Neonatal sepsis is a fatal condition and can lead to mortality in infants

Health Care, Heart Care Foundation of India, Medicine, Social Health Community Comments Off

India witnesses more than 50,000 infant deaths due to this condition every year

New Delhi, 09 July 2018: Hospitalized infants are at high risk of developing drug-resistant hospital-acquired infections due to a rise in bacterial resistance. The susceptibility of newborns to sepsis is compounded, as diagnosing serious bacterial infections in them is challenging and symptoms difficult to detect. About 40% of the global burden of sepsis-related neonatal deaths is in South Asia. In India alone, about 56,500 neonatal deaths every year are attributable to sepsis caused by anti-microbial resistance to drugs.

Neonatal sepsis is a systemic infection occurring in infants at ≤28 days of life and is an important cause of morbidity and mortality of newborns. Early-onset sepsis is seen in the first week of life occurs after 1 week and before 3 months of age. This condition can be attributed to bacteria such as Escherichia coli (E.coli), Listeria, and some strains of streptococcus.

In a Joint Statement, Padma Shri Awardee, Dr K K Aggarwal, President, HCFI, & Dr Akhil Saxena, Senior Paediatricians Kota said, “The immune systems in newborns are not fully developed and therefore, sepsis at this stage can be potentially life threatening. The infection is mostly passed on from the pregnant mother to the baby. However, in less common cases, it can also be picked up from the immediate environment. Most babies with such infections can recover completely with timely intervention. The more quickly an infant gets treatment, the better the outcome. In the absence of this, they can develop complications including lifelong disability. In case of infants with this condition, the normal immune system response is sent into overdrive, causing a blood condition which is potentially harmful to the baby’s health. Under such conditions, the body produces excessive white blood cells to fight the infection.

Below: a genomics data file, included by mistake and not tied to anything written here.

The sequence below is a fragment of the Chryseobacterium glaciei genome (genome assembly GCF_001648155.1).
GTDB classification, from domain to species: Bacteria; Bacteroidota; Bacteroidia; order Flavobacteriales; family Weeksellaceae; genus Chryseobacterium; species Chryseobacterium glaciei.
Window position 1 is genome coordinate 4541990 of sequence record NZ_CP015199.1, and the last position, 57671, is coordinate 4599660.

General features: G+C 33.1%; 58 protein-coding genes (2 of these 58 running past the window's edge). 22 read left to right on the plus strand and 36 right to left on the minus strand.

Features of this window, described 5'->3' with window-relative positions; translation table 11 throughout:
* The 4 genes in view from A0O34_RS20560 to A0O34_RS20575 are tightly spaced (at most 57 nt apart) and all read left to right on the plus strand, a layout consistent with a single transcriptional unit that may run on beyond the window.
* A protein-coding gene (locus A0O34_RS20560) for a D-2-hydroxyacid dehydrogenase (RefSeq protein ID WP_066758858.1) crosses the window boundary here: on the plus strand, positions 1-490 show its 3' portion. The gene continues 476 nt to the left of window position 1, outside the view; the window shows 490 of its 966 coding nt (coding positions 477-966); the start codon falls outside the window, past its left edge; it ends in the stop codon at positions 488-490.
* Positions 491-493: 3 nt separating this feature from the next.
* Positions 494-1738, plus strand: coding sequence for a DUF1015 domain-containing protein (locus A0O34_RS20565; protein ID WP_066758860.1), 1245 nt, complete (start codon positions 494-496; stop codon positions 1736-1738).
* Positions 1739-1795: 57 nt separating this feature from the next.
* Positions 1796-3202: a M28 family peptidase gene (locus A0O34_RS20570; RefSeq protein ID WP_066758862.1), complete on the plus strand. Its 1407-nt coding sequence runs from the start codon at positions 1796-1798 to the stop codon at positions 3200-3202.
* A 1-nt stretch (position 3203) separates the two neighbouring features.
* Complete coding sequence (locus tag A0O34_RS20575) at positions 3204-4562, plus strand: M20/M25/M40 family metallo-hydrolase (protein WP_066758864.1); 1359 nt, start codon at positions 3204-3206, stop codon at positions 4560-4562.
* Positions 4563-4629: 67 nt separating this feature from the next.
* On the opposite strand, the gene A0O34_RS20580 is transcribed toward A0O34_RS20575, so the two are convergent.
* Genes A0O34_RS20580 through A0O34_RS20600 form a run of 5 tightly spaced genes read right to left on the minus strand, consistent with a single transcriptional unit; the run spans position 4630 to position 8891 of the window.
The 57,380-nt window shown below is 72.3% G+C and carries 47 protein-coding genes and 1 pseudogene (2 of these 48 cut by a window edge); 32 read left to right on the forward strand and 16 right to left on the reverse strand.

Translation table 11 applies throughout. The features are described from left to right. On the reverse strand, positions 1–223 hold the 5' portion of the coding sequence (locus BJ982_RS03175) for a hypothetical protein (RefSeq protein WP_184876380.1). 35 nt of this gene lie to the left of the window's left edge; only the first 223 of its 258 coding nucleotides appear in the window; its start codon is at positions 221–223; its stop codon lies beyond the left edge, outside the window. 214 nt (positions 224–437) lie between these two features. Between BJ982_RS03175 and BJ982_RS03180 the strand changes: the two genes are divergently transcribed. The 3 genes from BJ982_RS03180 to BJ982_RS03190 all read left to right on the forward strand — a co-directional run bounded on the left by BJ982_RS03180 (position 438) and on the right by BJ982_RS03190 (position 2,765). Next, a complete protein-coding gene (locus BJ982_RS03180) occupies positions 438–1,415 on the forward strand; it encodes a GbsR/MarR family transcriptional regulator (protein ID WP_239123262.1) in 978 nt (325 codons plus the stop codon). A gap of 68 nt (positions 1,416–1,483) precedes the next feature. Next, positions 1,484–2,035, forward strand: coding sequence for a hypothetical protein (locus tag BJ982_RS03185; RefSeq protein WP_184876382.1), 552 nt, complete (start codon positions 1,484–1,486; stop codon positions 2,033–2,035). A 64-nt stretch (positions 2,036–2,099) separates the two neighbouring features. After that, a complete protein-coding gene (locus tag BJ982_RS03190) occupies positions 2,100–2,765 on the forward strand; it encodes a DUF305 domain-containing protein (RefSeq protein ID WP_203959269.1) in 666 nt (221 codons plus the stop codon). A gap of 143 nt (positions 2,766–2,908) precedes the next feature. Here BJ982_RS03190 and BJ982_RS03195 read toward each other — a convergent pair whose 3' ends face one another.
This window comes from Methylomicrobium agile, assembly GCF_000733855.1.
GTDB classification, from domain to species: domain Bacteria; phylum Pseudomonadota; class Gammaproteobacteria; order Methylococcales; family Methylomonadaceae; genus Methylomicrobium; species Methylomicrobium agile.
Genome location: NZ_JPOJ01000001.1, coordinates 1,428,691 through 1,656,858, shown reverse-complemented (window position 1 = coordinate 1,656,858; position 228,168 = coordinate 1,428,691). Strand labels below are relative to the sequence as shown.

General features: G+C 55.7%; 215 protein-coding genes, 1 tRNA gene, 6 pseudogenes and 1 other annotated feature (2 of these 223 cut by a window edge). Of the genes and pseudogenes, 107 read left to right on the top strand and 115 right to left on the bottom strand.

Symptoms of neonatal sepsis in infants include changes in body temperature, breathing problems, diarrhea, low blood sugar, reduced movements, reduced sucking, seizures, slow or fast heart rate, swollen belly area, vomiting, and yellow skin and whites of the eyes (jaundice).

Adding further, Dr Aggarwal, who is also the Group Editor of IJCP, said, “Complications during pregnancy and after birth can create high-risk conditions for neonatal sepsis. Infants who do not receive timely treatment can succumb to multiple organ failure. In other cases, the blood pressure may drop – what can be called a septic shock. This can be fatal if the doctor does not administer antibiotics and large quantities of intravenous fluids to flush out and fight the infection in the blood.”

Some prevention tips to avert neonatal sepsis

  • Pregnant women should maintain proper hygiene. They should be given preventive antibiotics in case of Chorioamnionitis, Group B strep colonization, or a previous baby with sepsis caused by bacteria.
  • It is important to prevent and treat infections in mothers, including HSV
  • There should be a provision of a clean place for birth.

·         The baby should be delivered within 12 to 24 hours of when the membranes break. In case of complications, a cesarean delivery should be done in women within 4 to 6 hours or sooner of membranes breaking.

Small labs may now quite possibly be run by non doctors: Who will bear the interpretation charges?

Health Care Comments Off

The govt. has formulated new rules for pathological labs in the amended Clinical Establishments (Central Government) Amendment Rules, 2018 notified earlier this year. The rules have specified minimum standards of services and facilities for medical diagnostic labs or path labs.